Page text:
Last month, non-religious Californian Adriana Ramirez, a legal immigrant, applied for U.S. citizenship… but she was rejected after officials read her response to the question about whether she would bear arms for our country (in the event of a war):
As a woman in my mid-30’s, I understand that it is unlikely that I will ever be asked to take up arms to defend this country. I could have easily checked ‘yes’, sealed the envelope, and sent it out. But checking ‘yes’ on Q36-38 would be a betrayal of everything I have stood for from a very early age. I have strong and sincere moral convictions against arms and killing people.
I co-founded a journal focusing on non-violence, and have worked ever since to build the foundations of peace. If I were to sign the oath as it is, I would be withholding important information about who I am, only for the benefits of citizenship… Therefore, I prefer to truthfully present my moral objection to this portion of the oath… — as [well] as to the phrase ‘so help me God’… since I don’t hold such religious beliefs — while solemnly affirming my commitment to this country and the enduring principles that it was founded upon, including justice, equality, freedom of speech, and freedom of religion.
My moral conviction towards peace and against violence, which contradicts these questions in the oath for citizenship, has been mirrored by many great thinkers and leaders throughout history, from Martin Luther King, to Einstein, to Gandhi and many others. Without their strong convictions and unwavering position on them, the world today would be a very different place. And I think that not compromising my convictions of non-combatancy is equally important. The renowned spiritual teacher and author Jiddu Krishnamurti once wrote: “To bring about peace in the world, to stop all wards, there must be a revolution in the individual, in you and me…To put an end to sorry, to hunger, to war, there must be a psychological revolution and few of us are willing to face that… Peace will come only when you yourself are peaceful.”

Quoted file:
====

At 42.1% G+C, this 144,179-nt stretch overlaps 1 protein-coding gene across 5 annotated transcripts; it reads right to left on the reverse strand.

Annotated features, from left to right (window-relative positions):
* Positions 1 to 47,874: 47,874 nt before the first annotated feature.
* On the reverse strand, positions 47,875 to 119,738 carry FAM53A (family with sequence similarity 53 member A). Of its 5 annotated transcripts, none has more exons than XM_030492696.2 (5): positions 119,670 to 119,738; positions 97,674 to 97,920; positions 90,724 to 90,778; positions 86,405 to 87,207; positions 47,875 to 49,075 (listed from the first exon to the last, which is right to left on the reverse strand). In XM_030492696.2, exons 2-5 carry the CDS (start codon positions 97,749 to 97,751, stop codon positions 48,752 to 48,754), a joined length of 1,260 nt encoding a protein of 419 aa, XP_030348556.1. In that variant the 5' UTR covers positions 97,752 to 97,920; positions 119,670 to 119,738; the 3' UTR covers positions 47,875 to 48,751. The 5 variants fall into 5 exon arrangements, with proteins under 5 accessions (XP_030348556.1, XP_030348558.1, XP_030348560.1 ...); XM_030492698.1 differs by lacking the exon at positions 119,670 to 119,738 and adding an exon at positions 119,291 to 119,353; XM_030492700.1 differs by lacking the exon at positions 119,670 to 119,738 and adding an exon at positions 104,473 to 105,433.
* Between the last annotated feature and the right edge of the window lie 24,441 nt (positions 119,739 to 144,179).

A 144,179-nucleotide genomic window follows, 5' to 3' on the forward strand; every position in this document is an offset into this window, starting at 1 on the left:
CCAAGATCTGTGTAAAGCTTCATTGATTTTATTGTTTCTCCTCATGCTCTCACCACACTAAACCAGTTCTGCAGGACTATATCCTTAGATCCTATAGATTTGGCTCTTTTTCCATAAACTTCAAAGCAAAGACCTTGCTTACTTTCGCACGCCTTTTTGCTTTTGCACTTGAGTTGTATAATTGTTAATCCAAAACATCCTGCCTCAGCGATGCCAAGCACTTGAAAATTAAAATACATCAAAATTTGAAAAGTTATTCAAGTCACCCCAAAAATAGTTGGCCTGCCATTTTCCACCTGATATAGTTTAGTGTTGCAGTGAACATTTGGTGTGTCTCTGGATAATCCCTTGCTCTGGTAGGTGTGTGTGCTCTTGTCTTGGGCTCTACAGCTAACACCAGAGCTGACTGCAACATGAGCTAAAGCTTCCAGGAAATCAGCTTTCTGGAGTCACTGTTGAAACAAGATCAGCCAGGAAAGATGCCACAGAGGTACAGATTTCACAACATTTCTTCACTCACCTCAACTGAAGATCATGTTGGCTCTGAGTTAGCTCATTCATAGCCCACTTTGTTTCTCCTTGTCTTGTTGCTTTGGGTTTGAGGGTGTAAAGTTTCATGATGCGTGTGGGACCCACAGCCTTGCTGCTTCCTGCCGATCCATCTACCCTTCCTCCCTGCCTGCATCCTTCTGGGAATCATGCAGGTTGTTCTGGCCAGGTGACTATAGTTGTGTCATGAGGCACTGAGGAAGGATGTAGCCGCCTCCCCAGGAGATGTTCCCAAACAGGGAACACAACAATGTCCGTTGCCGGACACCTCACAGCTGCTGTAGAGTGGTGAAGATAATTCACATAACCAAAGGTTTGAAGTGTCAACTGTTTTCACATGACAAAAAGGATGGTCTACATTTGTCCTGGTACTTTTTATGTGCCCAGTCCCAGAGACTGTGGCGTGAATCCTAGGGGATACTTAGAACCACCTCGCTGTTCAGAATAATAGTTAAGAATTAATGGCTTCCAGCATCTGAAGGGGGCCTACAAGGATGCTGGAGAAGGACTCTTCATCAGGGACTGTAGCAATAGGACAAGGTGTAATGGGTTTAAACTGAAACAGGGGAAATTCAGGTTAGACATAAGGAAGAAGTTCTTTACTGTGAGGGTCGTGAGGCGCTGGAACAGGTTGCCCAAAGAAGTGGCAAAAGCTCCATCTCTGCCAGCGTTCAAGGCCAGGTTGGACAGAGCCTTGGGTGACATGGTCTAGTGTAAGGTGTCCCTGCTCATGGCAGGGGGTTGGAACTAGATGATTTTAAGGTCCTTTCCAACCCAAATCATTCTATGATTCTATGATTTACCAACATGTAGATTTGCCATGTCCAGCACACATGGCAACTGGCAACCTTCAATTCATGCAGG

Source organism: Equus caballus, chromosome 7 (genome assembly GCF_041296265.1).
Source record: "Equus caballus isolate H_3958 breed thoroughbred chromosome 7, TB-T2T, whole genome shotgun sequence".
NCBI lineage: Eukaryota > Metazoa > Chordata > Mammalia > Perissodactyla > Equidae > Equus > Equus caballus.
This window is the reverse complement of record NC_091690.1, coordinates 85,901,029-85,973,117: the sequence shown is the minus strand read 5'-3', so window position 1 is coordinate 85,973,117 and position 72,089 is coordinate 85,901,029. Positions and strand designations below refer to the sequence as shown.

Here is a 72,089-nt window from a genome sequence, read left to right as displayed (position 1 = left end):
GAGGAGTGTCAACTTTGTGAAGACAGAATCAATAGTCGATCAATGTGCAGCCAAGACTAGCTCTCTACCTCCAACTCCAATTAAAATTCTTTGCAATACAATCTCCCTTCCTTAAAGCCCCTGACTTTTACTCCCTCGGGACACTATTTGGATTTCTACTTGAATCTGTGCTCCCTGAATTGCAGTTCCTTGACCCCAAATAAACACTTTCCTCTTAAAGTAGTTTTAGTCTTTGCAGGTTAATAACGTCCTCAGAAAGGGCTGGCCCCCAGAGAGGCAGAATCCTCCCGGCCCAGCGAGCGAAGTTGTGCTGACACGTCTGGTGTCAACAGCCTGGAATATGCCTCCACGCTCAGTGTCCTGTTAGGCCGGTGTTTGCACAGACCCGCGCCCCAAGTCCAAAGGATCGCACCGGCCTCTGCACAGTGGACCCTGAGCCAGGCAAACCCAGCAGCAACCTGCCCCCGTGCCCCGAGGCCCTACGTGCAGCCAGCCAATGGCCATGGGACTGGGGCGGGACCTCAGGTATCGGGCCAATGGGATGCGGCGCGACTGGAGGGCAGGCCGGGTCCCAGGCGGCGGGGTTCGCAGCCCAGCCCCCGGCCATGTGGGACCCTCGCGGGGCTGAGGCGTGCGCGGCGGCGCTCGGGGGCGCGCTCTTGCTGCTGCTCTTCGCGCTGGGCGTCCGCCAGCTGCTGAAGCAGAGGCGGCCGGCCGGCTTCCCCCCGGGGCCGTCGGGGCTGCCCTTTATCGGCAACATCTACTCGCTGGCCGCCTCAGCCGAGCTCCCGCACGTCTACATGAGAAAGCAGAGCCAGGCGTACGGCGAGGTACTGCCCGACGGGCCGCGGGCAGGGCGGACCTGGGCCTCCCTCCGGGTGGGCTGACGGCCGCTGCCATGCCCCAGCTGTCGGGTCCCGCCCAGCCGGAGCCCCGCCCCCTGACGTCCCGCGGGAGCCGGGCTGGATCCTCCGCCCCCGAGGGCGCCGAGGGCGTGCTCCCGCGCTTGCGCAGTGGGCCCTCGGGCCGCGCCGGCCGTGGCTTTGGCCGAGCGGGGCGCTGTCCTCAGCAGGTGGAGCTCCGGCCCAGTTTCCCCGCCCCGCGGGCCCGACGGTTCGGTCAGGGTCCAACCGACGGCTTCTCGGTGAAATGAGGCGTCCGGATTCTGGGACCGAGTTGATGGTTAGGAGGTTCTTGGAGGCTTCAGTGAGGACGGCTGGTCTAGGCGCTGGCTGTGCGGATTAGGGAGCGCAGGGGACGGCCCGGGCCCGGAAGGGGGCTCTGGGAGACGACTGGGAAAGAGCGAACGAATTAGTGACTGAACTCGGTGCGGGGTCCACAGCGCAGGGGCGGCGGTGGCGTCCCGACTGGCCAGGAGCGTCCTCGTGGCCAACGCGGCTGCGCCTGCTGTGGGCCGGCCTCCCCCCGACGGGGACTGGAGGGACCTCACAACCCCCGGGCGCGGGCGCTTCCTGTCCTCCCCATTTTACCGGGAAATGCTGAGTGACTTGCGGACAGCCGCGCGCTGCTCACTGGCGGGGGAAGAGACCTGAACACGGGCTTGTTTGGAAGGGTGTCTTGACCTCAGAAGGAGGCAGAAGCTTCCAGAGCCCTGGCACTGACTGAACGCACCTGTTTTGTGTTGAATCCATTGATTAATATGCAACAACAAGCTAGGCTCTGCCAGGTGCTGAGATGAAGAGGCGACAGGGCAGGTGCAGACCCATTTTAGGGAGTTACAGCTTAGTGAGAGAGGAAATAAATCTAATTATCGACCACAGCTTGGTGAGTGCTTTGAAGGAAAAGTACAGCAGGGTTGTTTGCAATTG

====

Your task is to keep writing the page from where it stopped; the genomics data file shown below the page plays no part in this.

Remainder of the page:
My commitment to non-combatancy is based on deep moral conviction. Accordingly, I respectfully request that the U.S. government honor its statutory exemption and allow me to take an alternate affirmation.
It was a “conscientious objection” claim, but the U.S. Citizenship and Immigration Services (USCIS) wrote in their rejection letter that such an objection had to be based in religious beliefs:
… you submitted a notarized statement, citing deep moral convictions as the basis for your unwillingness to take the full oath of alligence [sic]. Applicants for naturalization seeking an exemption from parts of the oath of alliegence [sic] must be based on religious training and belief: as defined by Section 337 of the INA… [Y]our unwillingness is not based on religious training and belief.
The American Humanist Association’s Appignani Humanist Legal Center filed a complaint with the USCIS — just as they had done with Margaret Doughty last summer — and there’s finally some good news to report: Ramirez will soon become an official citizen!
Ramirez received a letter from U.S. Citizenship and Immigration Services officials stating that her application has been accepted and providing information on attending a naturalization ceremony.
“We’re pleased that officials at the U.S. Citizenship and Immigration Services corrected this mistake, but we hope this won’t happen again in the future,” said Monica Miller, attorney for the Appignani Humanist Legal Center. “People cannot be denied citizenship simply because their moral values are secular.”
It shouldn’t have happened the first time. It shouldn’t have happened this time. It shouldn’t happen again in the future. Secular ethics should never be a barrier to U.S. citizenship and the office handling these issues needs to fix its policies to prevent this mistake from repeating itself.
(Image via Shutterstock)